“I chose classes and research topics that directly related to my work at ASAP,” said Katie Descieux, who began her studies while an intern at ASAP (Appalachian Sustainable Agriculture Project), and was able to advance to a staff position as research coordinator for ASAP’s Local Food Research Center while earning the certificate and MLAS degree. “The classes that I took that focused on issues of sustainability and community resiliency really resonated with me … and ignited my passion to positively contribute to my community.”
The certificate was affirmed by the Southern Association of Colleges and Schools in 2011. The four course sequence includes:
Fundamentals of Climate Change Science
Tools for Climate Change Information and Decision-Making
ASHEVILLE NC – UNC Asheville’s Arts and Ideas Program is offering July workshops using Estill Voice Training and Alba and Feldenkrais methods for emotional and kinesthetic awareness and expression.
Estill Voice Workshop, July 13-16 – Participants will learn anatomical elements that change the quality of sound and power of the voice, and how to voluntarily adjust them for confident vocal control and versatility. Kerrie Obert, Director of Medical Arts and Clinical Voice Pathologist at The Ohio State University Voice and Swallowing Disorders Clinic and a certified course instructor of Estill Voice International, will lead the workshop, which is appropriate for beginners as well as professionals. Cost of the four-day workshop is $330. Registration is due June 27.
A Body of Emotion: Alba/Feldenkrais Workshop, July 21-25 – Laura Bond, chair and professor of drama at UNC Asheville, and Feldenkrais master teacher Lavinia Plonka, director of Asheville Movement Center, will lead this five-day workshop, combining the Alba and Feldenkrais methods. This workshop is designed for those interested in increasing their ability to manage and regulate emotions and achieve full embodiment of personal expression. Cost for the workshop is $700. Registration is due July 16.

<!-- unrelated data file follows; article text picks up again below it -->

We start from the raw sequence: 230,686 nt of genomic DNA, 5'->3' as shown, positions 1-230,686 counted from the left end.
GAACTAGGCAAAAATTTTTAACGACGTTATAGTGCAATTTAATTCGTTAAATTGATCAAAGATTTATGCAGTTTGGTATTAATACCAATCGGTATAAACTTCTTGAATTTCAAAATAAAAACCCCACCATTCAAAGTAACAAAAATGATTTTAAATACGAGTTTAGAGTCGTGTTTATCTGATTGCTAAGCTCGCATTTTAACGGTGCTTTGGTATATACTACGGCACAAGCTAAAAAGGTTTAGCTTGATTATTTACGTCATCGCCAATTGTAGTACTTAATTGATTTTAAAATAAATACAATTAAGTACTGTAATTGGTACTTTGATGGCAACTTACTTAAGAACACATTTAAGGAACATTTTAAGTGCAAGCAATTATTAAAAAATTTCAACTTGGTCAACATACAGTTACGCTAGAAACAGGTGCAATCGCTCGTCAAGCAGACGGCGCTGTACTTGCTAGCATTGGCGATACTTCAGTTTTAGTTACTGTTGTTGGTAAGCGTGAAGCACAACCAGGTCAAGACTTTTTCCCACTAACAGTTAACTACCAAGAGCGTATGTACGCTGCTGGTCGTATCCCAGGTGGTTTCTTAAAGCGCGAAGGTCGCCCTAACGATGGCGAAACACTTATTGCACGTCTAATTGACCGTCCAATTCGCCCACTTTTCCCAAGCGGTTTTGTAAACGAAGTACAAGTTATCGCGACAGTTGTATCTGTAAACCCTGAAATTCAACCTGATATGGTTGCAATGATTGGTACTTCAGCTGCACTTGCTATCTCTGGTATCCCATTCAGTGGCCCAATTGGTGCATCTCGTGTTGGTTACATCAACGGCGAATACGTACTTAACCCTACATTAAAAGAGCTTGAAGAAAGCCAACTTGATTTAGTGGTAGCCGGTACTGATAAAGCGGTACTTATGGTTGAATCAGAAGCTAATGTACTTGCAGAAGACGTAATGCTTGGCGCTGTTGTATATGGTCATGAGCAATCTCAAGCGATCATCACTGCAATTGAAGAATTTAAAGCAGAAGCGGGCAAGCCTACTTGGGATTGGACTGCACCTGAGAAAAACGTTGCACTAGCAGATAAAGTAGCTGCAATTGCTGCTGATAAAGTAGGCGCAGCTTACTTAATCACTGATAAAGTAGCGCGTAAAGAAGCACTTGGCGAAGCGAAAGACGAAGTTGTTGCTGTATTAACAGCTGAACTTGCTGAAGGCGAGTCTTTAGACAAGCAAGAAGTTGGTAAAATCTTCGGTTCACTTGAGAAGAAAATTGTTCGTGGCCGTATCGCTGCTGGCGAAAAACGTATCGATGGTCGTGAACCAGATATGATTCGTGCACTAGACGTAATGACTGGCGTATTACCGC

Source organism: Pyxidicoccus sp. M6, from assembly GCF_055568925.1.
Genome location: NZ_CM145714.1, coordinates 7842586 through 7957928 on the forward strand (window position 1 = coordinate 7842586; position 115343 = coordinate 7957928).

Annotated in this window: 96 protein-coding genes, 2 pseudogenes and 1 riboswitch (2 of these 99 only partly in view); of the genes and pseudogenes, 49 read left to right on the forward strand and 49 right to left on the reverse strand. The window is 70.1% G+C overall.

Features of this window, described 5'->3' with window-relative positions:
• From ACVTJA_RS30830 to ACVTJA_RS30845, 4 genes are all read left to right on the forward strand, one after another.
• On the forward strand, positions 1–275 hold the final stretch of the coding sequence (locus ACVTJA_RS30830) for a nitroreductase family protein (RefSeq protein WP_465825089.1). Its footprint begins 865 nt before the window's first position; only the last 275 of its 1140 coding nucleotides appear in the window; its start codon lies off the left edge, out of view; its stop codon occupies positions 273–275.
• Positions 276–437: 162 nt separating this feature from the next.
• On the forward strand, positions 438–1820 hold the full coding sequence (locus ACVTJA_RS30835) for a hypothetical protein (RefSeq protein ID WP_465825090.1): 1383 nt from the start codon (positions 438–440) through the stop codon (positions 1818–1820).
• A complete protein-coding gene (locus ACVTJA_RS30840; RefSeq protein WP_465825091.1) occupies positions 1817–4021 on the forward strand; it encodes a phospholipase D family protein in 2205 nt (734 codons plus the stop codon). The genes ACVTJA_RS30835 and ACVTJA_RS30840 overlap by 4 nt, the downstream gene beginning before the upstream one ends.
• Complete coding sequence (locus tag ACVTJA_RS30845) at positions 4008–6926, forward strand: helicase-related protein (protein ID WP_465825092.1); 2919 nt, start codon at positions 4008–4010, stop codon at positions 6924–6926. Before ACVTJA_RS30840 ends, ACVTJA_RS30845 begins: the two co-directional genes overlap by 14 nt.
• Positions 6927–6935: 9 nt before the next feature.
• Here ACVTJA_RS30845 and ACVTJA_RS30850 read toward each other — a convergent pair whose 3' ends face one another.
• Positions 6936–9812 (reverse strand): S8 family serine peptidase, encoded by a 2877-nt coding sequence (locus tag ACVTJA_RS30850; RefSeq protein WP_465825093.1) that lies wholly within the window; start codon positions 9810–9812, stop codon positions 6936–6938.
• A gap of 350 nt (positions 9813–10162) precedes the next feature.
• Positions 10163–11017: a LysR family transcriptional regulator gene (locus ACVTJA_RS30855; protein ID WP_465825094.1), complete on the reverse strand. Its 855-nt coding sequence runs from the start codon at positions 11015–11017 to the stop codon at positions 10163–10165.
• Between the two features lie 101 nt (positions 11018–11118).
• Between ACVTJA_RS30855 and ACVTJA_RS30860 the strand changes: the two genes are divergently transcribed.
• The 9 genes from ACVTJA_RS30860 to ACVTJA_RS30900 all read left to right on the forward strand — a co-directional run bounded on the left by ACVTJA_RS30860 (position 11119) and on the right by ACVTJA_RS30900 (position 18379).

Intermediate Alba Training, July 21-25 – Bond and Jessica Beck, an Alba Emoting instructor and veteran of theater in the United Kingdom, will lead this workshop for students who have had at least 30 hours of Alba training and are interested in refining their pattern work and learning intricate methods for applying the Alba Method to their professional work and life. Cost of the workshop is $650. Registration is due July 16.
All workshops will take place on campus. Residence hall lodging on campus is available for an additional fee. Those seeking on-campus lodging should register by July 7. For more information or to register, visit arts.unca.edu/events or call 828.251.6808.
ASHEVILLE NC – UNC Asheville’s Department of Education has earned reaccreditation for its teacher preparation program.
The reaccreditation was awarded by the Continuous Improvement Commission of the Council for Educator Preparation (CAEP), which wrote that the university’s education programs “meet rigorous standards set forth by the professional education community.”